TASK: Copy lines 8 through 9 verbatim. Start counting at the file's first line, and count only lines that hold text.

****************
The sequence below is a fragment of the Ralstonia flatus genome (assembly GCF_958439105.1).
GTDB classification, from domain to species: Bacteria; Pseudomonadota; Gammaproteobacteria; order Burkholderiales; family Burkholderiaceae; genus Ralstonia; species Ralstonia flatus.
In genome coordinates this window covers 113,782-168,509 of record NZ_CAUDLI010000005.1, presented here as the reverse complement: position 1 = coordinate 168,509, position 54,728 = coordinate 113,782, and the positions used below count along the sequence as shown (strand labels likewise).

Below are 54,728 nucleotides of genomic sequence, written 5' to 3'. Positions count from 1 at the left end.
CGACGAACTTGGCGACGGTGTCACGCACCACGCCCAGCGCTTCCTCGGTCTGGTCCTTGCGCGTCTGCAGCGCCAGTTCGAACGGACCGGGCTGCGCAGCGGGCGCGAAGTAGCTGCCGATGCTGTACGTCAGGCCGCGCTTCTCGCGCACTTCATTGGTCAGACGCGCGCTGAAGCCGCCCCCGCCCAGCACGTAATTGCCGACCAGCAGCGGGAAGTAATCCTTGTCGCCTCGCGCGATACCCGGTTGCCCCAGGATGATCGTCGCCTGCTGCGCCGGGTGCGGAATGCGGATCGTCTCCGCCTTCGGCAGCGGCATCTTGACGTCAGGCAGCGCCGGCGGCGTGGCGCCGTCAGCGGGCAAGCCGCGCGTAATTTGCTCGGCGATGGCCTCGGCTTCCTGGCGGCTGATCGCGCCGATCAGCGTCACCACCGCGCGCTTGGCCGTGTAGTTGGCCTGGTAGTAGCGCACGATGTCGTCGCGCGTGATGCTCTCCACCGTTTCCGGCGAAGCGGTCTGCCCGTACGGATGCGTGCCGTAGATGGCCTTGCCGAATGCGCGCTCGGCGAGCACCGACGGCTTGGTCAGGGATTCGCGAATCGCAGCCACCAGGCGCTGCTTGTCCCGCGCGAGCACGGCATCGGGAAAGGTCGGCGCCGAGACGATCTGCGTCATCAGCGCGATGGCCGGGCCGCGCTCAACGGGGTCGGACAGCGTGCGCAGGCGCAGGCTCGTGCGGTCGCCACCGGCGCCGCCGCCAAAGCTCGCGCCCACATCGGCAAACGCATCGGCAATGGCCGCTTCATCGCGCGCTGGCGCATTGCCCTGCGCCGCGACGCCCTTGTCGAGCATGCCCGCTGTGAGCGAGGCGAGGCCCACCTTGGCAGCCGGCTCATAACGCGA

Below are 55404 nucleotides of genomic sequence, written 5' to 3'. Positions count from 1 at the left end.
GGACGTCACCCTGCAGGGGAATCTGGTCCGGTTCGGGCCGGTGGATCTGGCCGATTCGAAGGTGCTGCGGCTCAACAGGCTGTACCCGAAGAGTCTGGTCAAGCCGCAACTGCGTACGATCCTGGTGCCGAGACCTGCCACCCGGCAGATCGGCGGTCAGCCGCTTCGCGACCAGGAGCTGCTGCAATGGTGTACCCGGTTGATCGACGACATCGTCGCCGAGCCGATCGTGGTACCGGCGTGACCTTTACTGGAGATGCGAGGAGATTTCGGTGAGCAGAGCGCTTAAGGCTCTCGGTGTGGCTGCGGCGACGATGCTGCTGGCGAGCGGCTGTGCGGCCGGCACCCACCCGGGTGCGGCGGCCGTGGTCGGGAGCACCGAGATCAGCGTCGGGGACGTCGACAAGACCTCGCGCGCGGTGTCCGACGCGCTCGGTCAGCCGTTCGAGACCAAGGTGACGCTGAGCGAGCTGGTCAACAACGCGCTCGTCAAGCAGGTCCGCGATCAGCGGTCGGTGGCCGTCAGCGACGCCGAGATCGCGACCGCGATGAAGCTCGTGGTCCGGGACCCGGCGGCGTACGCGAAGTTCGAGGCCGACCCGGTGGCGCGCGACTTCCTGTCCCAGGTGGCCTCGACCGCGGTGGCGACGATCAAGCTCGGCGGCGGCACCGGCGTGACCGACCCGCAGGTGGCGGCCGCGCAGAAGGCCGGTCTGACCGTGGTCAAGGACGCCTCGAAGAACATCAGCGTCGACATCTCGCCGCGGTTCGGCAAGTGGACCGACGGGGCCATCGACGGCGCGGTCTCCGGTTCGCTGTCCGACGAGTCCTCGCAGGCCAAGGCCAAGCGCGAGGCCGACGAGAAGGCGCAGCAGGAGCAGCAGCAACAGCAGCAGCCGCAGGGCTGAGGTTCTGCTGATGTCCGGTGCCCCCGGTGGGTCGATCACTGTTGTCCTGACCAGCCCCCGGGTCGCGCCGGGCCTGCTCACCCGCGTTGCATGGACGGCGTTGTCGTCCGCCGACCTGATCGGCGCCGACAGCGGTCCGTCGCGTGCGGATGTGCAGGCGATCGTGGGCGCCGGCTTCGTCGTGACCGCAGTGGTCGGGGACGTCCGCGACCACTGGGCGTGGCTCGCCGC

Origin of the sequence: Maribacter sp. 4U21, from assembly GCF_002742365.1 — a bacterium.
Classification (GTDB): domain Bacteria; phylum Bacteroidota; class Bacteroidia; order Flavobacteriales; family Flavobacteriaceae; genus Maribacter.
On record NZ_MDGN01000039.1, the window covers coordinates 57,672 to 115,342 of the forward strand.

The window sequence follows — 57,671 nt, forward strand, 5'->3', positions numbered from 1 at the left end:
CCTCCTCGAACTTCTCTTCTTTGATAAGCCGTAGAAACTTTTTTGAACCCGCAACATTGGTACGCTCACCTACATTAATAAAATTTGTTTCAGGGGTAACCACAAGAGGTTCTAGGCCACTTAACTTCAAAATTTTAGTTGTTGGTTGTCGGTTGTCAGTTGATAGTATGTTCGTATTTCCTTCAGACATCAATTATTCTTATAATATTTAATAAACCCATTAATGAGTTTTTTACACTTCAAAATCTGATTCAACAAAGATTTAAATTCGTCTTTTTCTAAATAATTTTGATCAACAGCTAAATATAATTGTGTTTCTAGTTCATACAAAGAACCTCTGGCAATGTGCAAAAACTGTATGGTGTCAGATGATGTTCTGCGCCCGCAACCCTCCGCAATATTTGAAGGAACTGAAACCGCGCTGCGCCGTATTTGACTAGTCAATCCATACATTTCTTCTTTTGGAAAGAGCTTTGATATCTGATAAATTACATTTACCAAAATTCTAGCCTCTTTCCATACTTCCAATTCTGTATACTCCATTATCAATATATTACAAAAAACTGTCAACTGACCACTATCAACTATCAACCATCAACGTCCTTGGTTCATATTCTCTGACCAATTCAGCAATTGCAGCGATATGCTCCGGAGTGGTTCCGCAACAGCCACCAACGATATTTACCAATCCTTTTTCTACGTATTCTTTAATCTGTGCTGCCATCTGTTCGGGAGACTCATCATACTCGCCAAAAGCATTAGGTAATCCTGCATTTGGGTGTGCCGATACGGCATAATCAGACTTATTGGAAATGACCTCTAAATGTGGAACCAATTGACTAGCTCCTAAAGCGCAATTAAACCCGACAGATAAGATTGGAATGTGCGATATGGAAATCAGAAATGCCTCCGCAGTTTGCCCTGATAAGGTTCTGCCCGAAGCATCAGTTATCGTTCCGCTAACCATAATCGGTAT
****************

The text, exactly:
Origin of the sequence: Maribacter sp. 4U21, from assembly GCF_002742365.1 — a bacterium.
Classification (GTDB): domain Bacteria; phylum Bacteroidota; class Bacteroidia; order Flavobacteriales; family Flavobacteriaceae; genus Maribacter.